Garnet Mertz has put a face to the debate about continuing thoracic cancer surgery in Windsor.

The Kingsville resident has fully recovered after being diagnosed with this kind of cancer eight years ago.

He speaks with a cervox - a voice activator - and says it would be unfortunate if Windsor no longer performed this type of surgery.

“I do not like that idea,” he says.

He says his journey was difficult as he often had to travel to Windsor and other regional hospitals for treatment.

“That was very bad for my family and me."

Cancer Care Ontario recently told Windsor Regional Hopsital it will need to stop performing thoracic surgeries altogether, saying hospitals not in compliance would face an $800,000 funding cut.

Windsor performs about 50 of these surgeries each year, which is 100 less than the recommended threshold.

"Now's not the time to play chicken with health care,” says Windsor Regional Hospital CEO David Musyj.

He says Cancer Care Ontario (CCO) has made exceptions for hospitals in both Kingston and Thunder Bay.

He adds that officials should weigh the quality of the surgery over the quantity.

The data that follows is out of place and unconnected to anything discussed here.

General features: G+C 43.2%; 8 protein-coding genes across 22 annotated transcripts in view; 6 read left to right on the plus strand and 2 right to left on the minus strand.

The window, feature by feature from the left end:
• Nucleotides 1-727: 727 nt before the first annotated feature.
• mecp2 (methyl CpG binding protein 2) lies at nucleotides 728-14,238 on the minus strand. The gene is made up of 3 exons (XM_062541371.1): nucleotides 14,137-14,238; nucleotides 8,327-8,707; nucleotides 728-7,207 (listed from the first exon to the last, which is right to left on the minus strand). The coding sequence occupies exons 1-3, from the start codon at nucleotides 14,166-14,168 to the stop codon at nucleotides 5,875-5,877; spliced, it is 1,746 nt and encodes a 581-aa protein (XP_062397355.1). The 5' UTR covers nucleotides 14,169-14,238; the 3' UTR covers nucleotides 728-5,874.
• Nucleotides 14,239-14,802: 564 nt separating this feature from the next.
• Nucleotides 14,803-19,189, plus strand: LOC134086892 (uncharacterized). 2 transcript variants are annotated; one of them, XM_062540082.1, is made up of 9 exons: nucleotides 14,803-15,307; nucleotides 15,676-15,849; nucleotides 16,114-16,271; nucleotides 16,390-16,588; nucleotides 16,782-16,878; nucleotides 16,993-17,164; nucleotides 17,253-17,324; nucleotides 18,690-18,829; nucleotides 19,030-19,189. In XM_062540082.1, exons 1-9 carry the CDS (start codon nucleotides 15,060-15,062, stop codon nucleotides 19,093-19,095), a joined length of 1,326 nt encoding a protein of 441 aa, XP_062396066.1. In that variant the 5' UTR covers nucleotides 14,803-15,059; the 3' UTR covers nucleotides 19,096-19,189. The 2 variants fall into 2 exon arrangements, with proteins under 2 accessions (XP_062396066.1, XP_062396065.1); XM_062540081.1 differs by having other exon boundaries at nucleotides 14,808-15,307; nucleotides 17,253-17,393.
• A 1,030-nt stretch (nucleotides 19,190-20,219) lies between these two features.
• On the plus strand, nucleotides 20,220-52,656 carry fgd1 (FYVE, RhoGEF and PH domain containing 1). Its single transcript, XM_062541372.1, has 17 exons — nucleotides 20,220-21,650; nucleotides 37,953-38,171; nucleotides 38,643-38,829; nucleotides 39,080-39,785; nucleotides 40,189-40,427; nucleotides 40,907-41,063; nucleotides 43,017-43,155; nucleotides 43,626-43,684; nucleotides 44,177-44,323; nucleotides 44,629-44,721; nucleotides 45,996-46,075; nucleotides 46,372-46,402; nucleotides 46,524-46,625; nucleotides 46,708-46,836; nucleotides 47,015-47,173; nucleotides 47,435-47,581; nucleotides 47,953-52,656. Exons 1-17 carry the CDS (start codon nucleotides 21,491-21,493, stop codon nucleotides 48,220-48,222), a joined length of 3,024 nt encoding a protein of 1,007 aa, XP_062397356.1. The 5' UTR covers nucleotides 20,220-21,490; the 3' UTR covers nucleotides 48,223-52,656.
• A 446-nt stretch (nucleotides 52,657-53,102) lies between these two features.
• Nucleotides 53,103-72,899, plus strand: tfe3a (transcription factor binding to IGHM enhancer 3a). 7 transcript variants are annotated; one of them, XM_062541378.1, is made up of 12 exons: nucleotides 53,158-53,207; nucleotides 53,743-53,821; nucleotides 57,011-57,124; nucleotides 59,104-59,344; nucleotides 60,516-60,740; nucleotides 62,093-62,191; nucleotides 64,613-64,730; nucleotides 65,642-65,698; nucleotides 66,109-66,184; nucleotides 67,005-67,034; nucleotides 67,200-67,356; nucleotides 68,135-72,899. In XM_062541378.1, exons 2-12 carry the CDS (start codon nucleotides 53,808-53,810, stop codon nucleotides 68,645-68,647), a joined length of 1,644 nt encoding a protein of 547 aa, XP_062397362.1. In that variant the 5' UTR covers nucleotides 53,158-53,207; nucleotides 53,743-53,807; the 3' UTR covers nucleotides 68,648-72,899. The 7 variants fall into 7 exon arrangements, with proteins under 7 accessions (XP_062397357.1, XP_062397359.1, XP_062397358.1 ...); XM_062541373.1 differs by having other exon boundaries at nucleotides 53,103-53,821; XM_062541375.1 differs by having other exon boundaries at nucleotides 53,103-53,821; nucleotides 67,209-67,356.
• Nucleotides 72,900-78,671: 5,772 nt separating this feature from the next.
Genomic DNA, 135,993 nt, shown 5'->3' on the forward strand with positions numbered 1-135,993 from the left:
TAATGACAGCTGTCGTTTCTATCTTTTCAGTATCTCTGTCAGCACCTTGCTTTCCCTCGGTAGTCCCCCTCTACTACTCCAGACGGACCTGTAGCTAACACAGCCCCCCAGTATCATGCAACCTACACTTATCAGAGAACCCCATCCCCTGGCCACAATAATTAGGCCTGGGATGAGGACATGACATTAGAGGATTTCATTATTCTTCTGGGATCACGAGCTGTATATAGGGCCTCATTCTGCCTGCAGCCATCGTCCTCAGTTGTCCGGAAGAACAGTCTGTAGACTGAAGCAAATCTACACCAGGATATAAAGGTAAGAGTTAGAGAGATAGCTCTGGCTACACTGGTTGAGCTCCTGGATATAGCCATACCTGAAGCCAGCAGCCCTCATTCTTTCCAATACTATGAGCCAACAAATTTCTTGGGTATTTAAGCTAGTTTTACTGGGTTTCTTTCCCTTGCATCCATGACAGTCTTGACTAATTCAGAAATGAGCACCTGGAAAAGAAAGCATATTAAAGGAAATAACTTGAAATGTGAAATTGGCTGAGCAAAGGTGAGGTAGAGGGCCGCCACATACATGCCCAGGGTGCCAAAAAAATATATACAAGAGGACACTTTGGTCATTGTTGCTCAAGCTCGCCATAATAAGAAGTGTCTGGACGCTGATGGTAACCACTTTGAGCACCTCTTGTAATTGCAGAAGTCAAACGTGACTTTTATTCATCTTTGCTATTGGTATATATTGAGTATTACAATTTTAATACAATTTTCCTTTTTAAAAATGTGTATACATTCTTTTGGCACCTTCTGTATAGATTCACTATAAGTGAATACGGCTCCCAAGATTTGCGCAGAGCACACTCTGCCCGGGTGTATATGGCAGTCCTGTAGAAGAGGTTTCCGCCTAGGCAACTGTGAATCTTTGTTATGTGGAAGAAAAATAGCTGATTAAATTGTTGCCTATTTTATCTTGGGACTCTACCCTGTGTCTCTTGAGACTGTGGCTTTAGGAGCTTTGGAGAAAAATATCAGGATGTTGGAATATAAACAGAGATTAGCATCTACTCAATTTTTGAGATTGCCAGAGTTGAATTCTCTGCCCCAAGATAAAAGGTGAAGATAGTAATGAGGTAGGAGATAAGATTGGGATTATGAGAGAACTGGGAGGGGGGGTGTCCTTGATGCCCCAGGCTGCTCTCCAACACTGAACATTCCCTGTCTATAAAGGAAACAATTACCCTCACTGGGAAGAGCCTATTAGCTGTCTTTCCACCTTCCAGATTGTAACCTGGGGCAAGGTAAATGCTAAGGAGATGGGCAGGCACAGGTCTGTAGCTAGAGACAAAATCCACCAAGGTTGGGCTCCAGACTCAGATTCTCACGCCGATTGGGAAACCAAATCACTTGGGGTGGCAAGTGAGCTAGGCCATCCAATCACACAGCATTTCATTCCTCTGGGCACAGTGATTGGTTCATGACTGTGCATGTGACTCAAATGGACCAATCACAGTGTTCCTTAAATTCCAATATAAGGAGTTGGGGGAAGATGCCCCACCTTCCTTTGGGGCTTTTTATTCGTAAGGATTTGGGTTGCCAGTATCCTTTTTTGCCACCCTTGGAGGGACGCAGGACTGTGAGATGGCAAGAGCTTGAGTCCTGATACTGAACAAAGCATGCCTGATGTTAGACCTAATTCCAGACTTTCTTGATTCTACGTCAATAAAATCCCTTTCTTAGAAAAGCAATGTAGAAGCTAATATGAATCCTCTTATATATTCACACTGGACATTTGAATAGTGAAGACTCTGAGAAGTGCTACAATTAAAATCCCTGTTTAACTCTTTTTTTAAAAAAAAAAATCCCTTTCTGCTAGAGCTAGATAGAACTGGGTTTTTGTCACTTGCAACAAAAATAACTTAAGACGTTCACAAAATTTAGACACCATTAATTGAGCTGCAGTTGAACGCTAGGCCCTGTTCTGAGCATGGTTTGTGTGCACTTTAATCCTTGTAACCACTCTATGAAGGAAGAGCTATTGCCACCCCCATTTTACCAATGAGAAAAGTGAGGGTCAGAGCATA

CCO reps say Windsor doctors do not perform enough surgeries for the area to be considered a Level 1 centre.

“The issue of doing 150 just to have a certain level of quality, just doesn't stand up to the standard of what we have now."

Last week, Liberal MPP Teresa Piruzza spoke with Health Minister Deb Matthews about cancer funding and was told the region would not lose any funding.

“Someone needs to tell CCO then to rescind their threat in their September letter, otherwise that's the letter we go by,” Musyj says.

He will meet with senior level physicians to iron out a plan and decide if they will comply or defy the direction.

“We have to look at the impact this is going to have - the negative impact - and try to make the best of what's facing us right now,” he says.

Cancer Care Ontario says it wants to hear a plan by Dec. 1 and that complete thoracic surgeries need to stop no later than March 2014.